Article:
I recently hosted a Meetup workshop event for artists focused on the topic of record labels versus going the indie route. I think this is a pretty important topic these days, what with all the loose talk and opinions flying around about the death of the industry as we know it, let alone the plethora of negative stories out there about how labels treat their artists.
I’m not going to argue one way or another for signing or not signing with a label. That has to be the artist’s decision based on their particular circumstance and goals. But I do believe it is worth taking a look at some of the things that an artist ought to think about when coming to this important decision.
To start off, when an artist or band gets saddled with a lousy contract or ends up in a toxic relationship with their label, the first thought that comes to my mind is what role the artist had in it bringing that about. There’s a proper way to going about finding a label for yourself and establishing the relationship, and there’s the ignorant way. I’d lay odds that, in most situations where an artist finds themselves in deep doo-doo with their label, they chose the latter.
There are all kinds of things you as an artist need to do to vet a label before you even sit down to discuss the nuts and bolts of a deal with the company. Then there’s the matter of the contracting process itself, and making sure the agreement you end up signing is fair and reasonable to both parties and protects your interests. That is an art and a skill in and of itself. And, after the deal is signed, you want to make sure you are in a position to be able to hold the label’s feet to the fire. Just about everybody who’s come to me over the years with a tale of woe about their label didn’t do any of those things well.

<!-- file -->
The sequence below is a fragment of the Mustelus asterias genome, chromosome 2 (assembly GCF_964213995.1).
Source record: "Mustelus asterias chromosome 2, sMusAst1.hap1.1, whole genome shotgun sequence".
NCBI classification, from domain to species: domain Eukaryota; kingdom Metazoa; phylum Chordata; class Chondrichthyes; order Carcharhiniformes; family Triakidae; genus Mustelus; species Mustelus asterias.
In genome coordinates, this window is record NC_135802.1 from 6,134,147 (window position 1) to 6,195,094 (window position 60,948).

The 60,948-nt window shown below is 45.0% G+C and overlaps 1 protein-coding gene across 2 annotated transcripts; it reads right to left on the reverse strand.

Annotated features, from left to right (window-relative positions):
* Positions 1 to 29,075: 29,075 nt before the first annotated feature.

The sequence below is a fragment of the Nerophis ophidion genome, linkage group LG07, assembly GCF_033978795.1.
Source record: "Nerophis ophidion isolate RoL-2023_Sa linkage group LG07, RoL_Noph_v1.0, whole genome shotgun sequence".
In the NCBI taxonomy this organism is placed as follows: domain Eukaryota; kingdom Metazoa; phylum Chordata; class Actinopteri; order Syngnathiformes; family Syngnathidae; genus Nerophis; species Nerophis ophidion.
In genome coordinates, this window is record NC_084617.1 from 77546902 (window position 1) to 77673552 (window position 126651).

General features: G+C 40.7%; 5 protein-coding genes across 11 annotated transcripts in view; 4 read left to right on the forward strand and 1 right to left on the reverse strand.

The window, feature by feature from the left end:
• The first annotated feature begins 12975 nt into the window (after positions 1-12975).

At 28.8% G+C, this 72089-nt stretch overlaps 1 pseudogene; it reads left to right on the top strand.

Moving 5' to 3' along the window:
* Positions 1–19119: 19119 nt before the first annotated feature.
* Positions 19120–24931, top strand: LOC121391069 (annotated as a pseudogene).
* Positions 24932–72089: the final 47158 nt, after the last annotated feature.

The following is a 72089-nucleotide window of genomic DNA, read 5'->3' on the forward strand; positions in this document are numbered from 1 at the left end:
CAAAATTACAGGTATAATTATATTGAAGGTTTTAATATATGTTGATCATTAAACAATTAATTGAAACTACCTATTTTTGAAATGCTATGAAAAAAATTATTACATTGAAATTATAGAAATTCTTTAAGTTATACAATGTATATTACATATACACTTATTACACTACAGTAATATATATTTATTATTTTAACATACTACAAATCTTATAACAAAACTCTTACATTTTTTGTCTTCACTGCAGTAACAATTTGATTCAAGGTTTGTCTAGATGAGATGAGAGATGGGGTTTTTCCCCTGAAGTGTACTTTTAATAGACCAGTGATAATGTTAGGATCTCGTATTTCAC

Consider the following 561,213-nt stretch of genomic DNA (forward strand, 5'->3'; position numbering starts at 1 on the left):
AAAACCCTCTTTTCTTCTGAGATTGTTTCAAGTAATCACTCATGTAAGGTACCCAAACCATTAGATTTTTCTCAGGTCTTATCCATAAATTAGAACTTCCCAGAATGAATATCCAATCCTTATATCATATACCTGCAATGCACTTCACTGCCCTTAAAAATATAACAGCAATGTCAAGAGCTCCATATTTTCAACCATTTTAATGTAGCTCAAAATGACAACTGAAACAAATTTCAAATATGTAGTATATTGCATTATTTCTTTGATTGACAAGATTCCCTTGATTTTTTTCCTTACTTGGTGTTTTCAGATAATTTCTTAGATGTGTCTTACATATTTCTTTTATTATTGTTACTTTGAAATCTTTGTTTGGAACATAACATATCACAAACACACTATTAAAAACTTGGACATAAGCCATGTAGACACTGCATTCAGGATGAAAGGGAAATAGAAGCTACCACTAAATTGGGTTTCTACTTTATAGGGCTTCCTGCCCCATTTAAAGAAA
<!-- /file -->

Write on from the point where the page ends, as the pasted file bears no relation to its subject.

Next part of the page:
Labels come in all shapes, sizes and types–as do label deals. Regardless, what in heck does an artist need any kind of label for anymore anyway, when it is so easy with today’s technology to sell and promote direct to the public? Good question. Besides, an act going it on its own clearly makes a much bigger percentage of the pie when it doesn’t have to share it with a record company. Serious food for thought.
At the workshop I held, I shed some light on this fundamental question by using the example of American artist Ed Sheeran. He spent years of hard work building his career as an independent, eventually garnering the number two spot on the iTunes charts with one of his songs, achieving significant radio play, and getting millions of hits on one of his song videos. This, all without the help of a record label. Even so, he finally decided to sign with Warner’s Atlantic/Asylum. Why? He had already proven that he and his long-time producer had what it took in drive, talent and expertise to make it. But he knew he needed the support system and connections/weight in the industry that a label could bring to the table to get him and his music out to even more people and obtain media coverage, placements and so forth. Those things are not so easy to do for an independent. The kicker was that, having proven that what he and his long-time producer did worked, he was able to sign a deal that provided them incredible latitude to do what they wanted musically, because the label had such confidence in them.
Labels have teams of people to deal with marketing, the media, radio, accounting, administration, distribution…not to mention their connections and financial wherewithal. As an artist, you can’t avoid taking into account the matter of money, time and effort that staying independent will take away from what you really want to be doing, which is being creative and making music. And do you really want the hassle?
Besides all that, if you sign with a label on your home turf, you have a better chance of getting the interest of foreign labels, which could be crucially important if you have your sights set on making an impact abroad. That’s because you automatically have a certain amount of credibility in their eyes if you’ve already got a label on board–almost any kind of label. Plus, they will see your label as a valuable intermediary and support system that will serve to keep you and your efforts focused on what’s necessary in order for them to be able work their market successfully on your behalf.
Yes, much as we might want to gripe about them, labels still have a place. Having said that, I recognize that I haven’t mentioned any of the pitfalls of working with a label, or some of the notable examples of acts that have eschewed the label route and done very well remaining independent. It just helps to know that if you plan on following their lead, you’d be wise to take a reality check on the whole matter to get a good sense of what’s in store.